The Nihon Review - Anime Reviews & Editorials


Title: H2
Genre: Drama
Company: Ashi Productions
Format: 41 episodes
Dates: 1 Jun 1995 – 21 Mar 1996

Synopsis: Kunimi Hiro is a passionate and talented baseball player, but a career ending injury has him sidelined from the sport. He enrolls at a high school with no team, away from two of his close friends, and tries to forget about baseball. A budding friendship with a baseball fan at school draws him back in and after he finds out he has been misdiagnosed, his goals become clear: first, form a baseball team, and second, win the Koshien tournament.

The Highlights
The beginning: Is all this series is. Don’t expect a complete story.
Pacing: Very slow and meandering.
Relationships: The heart of the show. Fascinating and complex, but sometimes frustrating.
Arcs: The first one predictable, the second one promising but incomplete.

H2 is really about four H’s: the protagonist Hiro; his homerun hitting friend, Hideo; Hiro’s good friend, and Hideo’s girlfriend, Hikari; and the manager of the baseball appreciation club, Haruka. These four share one thing in common, their love of baseball, which brings them together. The first part of the series centres on Hiro’s mission to re-start his baseball career, with help from friend Noda Atsushi. The latter part shifts focus to the larger cast during their quest to make it to the Koshien tournament, the biggest stage for high school baseball in Japan.

The first arc of the series is often painfully slow, especially since it is clear from the start where the story is headed. The journey to get there feels dragged out, accomplishing little in terms of character development considering the number of episodes dedicated to it. The other characters are present but don’t have any great role other than to cheer Hiro on. It’s not until later in the series that the characters are able to shine and their relationships become more complex.

Writer Adachi Mitsuru is clearly adept at crafting friendships and relationships that feel genuine and challenging. Often a character’s feelings and intentions are conveyed through a look, a stammer or a glance. These are relationships that take work and show the inexperience of those involved. Each character has his or her own secrets and insecurities. Hikari in particular remains a bit of an enigma throughout the series. Her role in catalyzing the plot sometimes forces her into awkward scenes. Two mini-arcs concerning her come across as especially unnatural and forced. It is clear that there is more to her still to be discovered, but the story is cut short, to be continued in the manga. This is the anime’s greatest weakness.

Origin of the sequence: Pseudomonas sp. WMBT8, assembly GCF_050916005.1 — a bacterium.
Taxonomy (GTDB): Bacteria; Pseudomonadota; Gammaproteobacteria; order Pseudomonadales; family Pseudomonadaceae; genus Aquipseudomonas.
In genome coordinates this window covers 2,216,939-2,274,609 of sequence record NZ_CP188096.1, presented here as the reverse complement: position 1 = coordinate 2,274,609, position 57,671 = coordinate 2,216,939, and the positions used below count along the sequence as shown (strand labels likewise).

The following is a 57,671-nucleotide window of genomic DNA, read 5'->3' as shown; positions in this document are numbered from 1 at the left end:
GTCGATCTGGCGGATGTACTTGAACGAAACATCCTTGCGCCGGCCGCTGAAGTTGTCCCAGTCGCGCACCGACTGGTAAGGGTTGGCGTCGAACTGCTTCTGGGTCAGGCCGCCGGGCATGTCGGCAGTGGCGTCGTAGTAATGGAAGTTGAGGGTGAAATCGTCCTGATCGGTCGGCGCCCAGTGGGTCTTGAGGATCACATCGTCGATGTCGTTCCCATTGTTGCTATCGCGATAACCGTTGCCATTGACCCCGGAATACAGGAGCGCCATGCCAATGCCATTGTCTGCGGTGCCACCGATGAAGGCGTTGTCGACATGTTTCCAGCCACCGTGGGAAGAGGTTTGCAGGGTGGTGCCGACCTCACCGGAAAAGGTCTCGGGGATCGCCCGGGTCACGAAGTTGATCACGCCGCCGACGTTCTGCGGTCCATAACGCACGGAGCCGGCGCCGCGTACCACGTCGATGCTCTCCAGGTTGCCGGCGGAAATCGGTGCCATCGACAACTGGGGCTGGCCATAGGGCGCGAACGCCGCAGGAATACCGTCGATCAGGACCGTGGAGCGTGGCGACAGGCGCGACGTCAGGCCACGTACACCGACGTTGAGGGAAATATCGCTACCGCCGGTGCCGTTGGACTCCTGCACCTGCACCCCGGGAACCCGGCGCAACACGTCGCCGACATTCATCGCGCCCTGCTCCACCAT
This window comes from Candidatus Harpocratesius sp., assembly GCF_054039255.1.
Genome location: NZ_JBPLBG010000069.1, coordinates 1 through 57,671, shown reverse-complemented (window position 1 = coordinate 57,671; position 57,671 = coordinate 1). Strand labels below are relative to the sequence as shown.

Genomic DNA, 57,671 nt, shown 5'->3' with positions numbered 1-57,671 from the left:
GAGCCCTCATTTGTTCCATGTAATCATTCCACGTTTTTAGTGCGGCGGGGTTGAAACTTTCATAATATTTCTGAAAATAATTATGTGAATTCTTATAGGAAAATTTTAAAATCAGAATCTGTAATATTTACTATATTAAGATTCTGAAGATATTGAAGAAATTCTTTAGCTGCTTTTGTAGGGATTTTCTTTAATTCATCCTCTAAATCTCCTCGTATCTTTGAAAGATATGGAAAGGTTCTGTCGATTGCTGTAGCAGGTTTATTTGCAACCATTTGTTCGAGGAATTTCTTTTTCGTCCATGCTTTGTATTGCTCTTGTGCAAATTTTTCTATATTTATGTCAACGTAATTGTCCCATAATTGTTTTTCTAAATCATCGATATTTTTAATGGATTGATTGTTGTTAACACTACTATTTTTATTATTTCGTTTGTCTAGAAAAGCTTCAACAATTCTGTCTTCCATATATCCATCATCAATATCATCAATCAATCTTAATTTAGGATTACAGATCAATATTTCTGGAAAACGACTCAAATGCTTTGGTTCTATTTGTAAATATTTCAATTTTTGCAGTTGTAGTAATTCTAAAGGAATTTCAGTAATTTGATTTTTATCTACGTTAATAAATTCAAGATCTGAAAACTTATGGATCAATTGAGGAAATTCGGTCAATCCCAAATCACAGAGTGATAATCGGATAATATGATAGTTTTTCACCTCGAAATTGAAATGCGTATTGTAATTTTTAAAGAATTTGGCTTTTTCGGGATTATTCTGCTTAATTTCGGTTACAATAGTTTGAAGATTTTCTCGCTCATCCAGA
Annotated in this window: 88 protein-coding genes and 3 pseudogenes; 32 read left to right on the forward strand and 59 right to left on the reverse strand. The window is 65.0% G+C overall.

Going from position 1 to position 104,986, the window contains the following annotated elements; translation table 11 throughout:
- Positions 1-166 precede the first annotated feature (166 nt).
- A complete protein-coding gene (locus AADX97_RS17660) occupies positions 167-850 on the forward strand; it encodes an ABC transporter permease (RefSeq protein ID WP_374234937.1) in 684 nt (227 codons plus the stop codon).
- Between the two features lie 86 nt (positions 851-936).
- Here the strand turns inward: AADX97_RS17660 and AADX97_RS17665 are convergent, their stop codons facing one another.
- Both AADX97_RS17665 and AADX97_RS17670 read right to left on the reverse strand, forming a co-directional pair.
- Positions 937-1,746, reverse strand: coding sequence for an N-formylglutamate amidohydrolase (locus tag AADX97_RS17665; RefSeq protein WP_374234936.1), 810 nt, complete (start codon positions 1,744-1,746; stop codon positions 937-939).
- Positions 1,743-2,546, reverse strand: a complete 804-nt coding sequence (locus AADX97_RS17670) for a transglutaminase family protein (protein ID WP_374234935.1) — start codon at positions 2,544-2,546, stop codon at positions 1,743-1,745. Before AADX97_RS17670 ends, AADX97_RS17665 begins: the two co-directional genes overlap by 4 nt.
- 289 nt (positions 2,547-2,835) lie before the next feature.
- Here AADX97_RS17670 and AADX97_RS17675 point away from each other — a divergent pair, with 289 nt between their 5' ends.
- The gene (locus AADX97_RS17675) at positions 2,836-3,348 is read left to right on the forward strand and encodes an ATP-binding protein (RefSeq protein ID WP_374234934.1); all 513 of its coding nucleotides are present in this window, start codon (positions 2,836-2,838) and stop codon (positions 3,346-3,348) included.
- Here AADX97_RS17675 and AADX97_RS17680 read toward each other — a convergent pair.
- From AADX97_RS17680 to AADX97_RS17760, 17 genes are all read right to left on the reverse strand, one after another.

Telling only part of a bigger story as a lead in to the manga does not necessarily doom a series to failure. It has been done numerous time before, sometimes with great success. But whereas other series like Kare Kano were able to tell worthwhile stories as part of a larger tale, H2 builds up to a phantom climax. From the start, the ball players all dream of making it to the Koshien tournament. They talk about it, train for it and daydream about it, and yet it never comes, at least not in the anime. The series closes at the end of a chapter, but leaves the viewer completely hanging. Several key new characters are introduced but never given the chance to have an impact. It feels as though too many episodes were wasted on the predictable setup leaving too few for the real story that came afterwards. This leads to a rushed and unfulfilling ending just when the series was really starting to grab my attention.

Overall, H2 is a series with some interesting characters and an obvious love for the sport of baseball. However, it can be flustering and doesn’t make the most of the time it has. It comes across as distinctly average in too many regards. Viewers unfamiliar with Adachi Mitsuru‘s works may be better served by first checking out his other, more famous works, Touch and Cross Game. At 41 episodes, this one is a big investment for just an introduction to the story.

The Rating: 5

Reviewed by: Kaikyaku

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